Who knows if I would have been desperate enough to try Mrs. Corlyon’s recipe for “red face and pimples.” I’m just really grateful I have my FDA-approved topical ointment….

*(Okay, maybe more self-confidence because I doubt my 16-year-old self would have written about her pimples so publicly. Or maybe it’s just another case of my having zero gravitas?)

Mrs. Corlyon’s Pimple Cream: A Toxic Topical

Reading an early recipe book can be an emotional roller coaster. There’s disgust (“’Snail water’? With real snails? Eww”), delight (“’A pudding of pippins’? That’s like something out of The Hobbit!”), and dismay (“NO! Do not drink the cordial of horse dung! Don’t do it!”).

Read more…

Great Globs of Glowing Urine

The Alchemist in Search of the Philosophers Stone (1771). Joseph Wright of Derby [Public domain], via Wikimedia Commons
Many fields define themselves by specialties. Doctors are not just doctors—they are podiatrists or pediatricians or surgeons. Restaurant workers are baristas or pastry chefs or sommeliers. Writers are novelists or poets or “content providers.” So it is for academics, as well. When I’m wearing that hat, I define myself as an early modernist.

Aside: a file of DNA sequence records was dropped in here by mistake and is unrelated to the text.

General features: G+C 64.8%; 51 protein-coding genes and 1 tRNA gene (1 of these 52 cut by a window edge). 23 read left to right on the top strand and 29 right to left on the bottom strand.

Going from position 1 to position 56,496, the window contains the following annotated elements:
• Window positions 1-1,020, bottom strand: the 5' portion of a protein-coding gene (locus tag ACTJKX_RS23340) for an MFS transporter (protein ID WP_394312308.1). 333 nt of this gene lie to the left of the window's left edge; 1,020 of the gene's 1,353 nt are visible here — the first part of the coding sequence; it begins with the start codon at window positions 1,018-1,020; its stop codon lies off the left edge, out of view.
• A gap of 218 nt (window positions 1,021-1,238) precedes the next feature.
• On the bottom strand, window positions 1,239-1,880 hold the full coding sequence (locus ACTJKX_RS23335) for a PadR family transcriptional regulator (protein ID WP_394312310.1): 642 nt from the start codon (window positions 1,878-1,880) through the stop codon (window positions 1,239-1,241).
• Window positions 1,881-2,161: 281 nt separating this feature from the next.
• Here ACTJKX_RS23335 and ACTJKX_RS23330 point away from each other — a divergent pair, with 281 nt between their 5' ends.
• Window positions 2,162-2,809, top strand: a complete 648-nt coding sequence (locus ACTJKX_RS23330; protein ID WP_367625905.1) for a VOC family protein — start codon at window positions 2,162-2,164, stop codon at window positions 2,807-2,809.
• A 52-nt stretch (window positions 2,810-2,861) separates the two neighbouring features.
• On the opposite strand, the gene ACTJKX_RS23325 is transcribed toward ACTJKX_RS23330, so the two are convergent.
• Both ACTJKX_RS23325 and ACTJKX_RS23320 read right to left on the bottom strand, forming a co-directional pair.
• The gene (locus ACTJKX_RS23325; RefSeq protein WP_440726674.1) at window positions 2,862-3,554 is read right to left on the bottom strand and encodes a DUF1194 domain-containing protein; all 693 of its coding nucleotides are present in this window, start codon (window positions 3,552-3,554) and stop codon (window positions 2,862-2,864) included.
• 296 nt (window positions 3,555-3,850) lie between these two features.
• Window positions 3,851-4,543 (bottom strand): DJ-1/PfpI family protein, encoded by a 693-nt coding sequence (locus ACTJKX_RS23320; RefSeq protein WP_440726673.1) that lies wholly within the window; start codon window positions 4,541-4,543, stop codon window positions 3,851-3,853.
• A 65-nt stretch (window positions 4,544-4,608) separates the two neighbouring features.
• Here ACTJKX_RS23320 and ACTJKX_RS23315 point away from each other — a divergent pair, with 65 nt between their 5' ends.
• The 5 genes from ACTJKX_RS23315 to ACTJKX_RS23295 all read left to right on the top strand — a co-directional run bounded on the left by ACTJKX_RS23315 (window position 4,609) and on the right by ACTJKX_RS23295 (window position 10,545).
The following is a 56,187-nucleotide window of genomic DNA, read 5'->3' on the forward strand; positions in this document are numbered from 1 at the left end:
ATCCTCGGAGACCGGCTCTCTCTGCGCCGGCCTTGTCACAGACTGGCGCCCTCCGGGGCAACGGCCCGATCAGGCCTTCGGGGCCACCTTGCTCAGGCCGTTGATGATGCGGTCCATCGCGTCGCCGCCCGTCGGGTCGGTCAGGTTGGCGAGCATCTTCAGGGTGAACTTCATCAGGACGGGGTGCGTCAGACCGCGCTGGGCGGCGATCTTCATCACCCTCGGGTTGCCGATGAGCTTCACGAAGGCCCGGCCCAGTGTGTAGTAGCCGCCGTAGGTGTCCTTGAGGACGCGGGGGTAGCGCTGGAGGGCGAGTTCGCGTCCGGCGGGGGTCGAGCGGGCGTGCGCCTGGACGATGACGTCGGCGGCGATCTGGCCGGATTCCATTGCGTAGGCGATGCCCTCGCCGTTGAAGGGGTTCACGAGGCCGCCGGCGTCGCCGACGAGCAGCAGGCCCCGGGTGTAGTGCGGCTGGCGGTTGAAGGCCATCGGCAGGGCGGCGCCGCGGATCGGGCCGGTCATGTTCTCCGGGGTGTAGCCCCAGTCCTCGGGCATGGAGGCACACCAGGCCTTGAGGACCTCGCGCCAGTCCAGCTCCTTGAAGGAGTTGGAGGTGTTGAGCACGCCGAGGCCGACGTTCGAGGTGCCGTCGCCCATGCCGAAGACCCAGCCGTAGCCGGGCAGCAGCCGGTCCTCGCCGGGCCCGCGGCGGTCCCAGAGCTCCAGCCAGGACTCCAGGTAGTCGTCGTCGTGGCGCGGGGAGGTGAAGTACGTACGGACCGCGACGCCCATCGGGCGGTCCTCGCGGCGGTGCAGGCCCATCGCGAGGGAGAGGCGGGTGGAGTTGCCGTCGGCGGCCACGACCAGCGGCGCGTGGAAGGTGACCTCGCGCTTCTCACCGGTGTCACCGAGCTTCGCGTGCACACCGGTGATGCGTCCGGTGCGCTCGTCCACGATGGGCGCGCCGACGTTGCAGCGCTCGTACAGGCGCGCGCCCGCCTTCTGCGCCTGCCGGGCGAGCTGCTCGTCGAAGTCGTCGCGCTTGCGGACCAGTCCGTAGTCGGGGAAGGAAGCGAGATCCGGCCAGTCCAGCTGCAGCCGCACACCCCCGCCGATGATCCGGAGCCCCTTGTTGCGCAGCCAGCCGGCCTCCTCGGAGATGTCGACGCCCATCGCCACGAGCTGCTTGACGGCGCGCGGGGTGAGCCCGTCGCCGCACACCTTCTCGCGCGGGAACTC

But even within narrow academic confines, we find ways to shrink our focus (for better and for worse). I trained in early modern English literature with an interest in the history of early modern science and medicine. Recently, because of a novel I’ve written, I’ve become a little obsessed with alchemy, as well.

By definition, such a narrow focus means few people are interested in (understatement) what makes my clock tick. So imagine my surprise when, on a long car trip last month, my teenage daughter turned to me, looked up from the book she was reading, and said, “Hey, Mom, this is cool. This is the sort of thing you like.”